Cheryl Machat Dorskind
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“Look at your feet. You are standing in the sky.
When we think of the sky, we tend to look up, but the sky actually begins at the earth. We walk through it, yell into it, rake leaves, wash the dog, and drive cars in it. We breathe it deep within us. With every breath, we inhale millions of molecules of sky, heat them briefly, and then exhale them back into the world…”
Diane Ackerman A Natural History of the Senses
I return to this book again and again – science + nature+ poetry! A must for your book collection.
New beginnings are often opportune times for getting organized. When I began working on my eBook, Photographing Children Naturally, published by Trey Ratcliff (Flatbooks), I decided to organize my files and bought three new external hard drives for storage and backup. The first external hard drive, a 4-TB “G -Technology,” was allocated for “time machine” (a backup system for Mac users). I let it run overnight the first time and backed-up my Mac desktop (2.7 TB). As part of my workflow, I run time machine at the end of each day to safeguard my data in the event of a computer crash.
The second external hard drive I purchased was a Lacie Porsche P’9230 3-TB USB Desktop Hard Drive. I already have one of these aluminum drives which is full (a minimum of 600 MB free space is recommended); they are attractive, stack nicely on my desk, and are strong and reliable. I use this new Lacie Porsche as a scratch disc (RAM allocated for Adobe Photoshop performance – if you are interested in reading about scratch discs click here) and as my first backup drive when uploading picture files. Once this Lacie 3-GB external hard drive fills to 75% capacity, I will purchase another hard drive so that my scratch disc remains supercharged.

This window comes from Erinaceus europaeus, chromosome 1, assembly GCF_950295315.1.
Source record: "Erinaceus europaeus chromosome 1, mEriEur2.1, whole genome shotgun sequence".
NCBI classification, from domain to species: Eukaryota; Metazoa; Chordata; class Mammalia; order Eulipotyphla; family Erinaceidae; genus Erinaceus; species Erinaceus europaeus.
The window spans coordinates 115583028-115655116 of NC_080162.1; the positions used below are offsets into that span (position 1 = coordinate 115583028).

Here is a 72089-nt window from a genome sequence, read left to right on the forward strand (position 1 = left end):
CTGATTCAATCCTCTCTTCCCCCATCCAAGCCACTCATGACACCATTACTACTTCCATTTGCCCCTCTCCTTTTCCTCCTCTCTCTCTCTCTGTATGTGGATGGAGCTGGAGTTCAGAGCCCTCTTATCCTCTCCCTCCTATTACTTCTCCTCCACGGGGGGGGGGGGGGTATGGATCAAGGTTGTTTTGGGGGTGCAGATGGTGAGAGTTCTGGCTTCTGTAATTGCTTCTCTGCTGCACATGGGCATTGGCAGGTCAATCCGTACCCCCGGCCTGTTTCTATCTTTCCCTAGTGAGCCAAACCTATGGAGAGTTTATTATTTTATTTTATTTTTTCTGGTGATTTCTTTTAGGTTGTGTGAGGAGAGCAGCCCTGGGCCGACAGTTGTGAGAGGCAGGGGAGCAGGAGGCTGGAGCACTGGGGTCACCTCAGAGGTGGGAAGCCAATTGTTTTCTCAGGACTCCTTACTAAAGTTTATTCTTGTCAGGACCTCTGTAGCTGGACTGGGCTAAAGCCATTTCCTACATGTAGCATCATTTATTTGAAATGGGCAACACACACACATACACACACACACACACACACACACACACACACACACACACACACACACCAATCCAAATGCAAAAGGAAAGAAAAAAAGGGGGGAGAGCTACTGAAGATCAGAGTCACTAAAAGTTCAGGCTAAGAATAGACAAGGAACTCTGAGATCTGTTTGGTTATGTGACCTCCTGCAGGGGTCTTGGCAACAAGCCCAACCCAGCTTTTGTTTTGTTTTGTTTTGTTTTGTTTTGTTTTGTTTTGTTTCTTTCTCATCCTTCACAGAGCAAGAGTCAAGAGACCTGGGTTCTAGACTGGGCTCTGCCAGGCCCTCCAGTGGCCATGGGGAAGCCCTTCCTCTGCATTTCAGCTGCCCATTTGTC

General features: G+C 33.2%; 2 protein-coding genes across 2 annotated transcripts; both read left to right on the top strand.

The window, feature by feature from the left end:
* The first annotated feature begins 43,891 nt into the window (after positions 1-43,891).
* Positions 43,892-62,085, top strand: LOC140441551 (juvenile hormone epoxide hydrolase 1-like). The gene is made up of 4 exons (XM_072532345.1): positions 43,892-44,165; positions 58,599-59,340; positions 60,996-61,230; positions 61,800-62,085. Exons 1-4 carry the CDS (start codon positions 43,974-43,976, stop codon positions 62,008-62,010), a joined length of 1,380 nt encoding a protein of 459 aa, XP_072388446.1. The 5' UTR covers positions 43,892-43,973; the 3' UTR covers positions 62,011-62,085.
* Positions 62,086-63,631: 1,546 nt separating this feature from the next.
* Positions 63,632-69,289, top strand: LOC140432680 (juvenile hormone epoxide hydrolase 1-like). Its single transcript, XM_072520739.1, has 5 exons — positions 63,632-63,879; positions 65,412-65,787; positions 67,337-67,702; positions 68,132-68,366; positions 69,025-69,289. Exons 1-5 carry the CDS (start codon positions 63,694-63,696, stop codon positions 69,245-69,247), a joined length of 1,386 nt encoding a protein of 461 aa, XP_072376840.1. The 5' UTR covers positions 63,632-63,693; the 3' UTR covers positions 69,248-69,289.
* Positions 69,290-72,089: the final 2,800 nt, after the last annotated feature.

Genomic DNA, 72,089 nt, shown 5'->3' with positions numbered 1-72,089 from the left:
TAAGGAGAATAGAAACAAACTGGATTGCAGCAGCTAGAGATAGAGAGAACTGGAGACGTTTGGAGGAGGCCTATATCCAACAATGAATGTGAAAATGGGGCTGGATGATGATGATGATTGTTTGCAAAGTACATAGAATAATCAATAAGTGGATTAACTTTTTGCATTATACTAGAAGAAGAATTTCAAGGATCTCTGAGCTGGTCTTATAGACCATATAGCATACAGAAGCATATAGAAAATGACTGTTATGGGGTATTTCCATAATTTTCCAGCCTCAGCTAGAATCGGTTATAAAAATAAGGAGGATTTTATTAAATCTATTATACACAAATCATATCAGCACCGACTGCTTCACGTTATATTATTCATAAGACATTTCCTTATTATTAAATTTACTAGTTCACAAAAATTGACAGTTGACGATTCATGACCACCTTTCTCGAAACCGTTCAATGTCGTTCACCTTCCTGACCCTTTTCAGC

I bought the third external hard drive, a “G-Technology Mini” to travel with my photo files and book documents. It is bus powered conveniently eliminating the need for an AC power supply. The small hard drive can withstand shock up to 100 G’s which is great for traveling, as the item is bound to get bumped around on the road. The G-mini also comes with an attractive faux leather carrying case.
5 important external hard drive features:
1.RPM – I recommend buying external hard drives with 7200 RPM spindle speed (rate per minute of transfer) enabling fast and efficient transfer of data.
2. Fire Wire and USB 3 Connectors Firewire 800 (for Macs) and USB 3.0 interfaces are fast and efficient. The USB 3.0 interface enables transfer of a 700 MB video file in just 6 seconds as compared to 25 seconds when using a USB 2.0 interface.
Thunderbolt Technology – standard on new Macs, Thunderbolt technology supports high resolution displays and high performance data devices through a single compact port. If you have a new Mac, consider purchasing the Lacie 3TB d2 Thunderbolt 2 External Hard Drive.
3. Sound/noise level – the external hard drives grunt, groan, and make other annoying sounds. I purchased external hard drives that are noted as silent. Although, they make some noise, it is tolerable.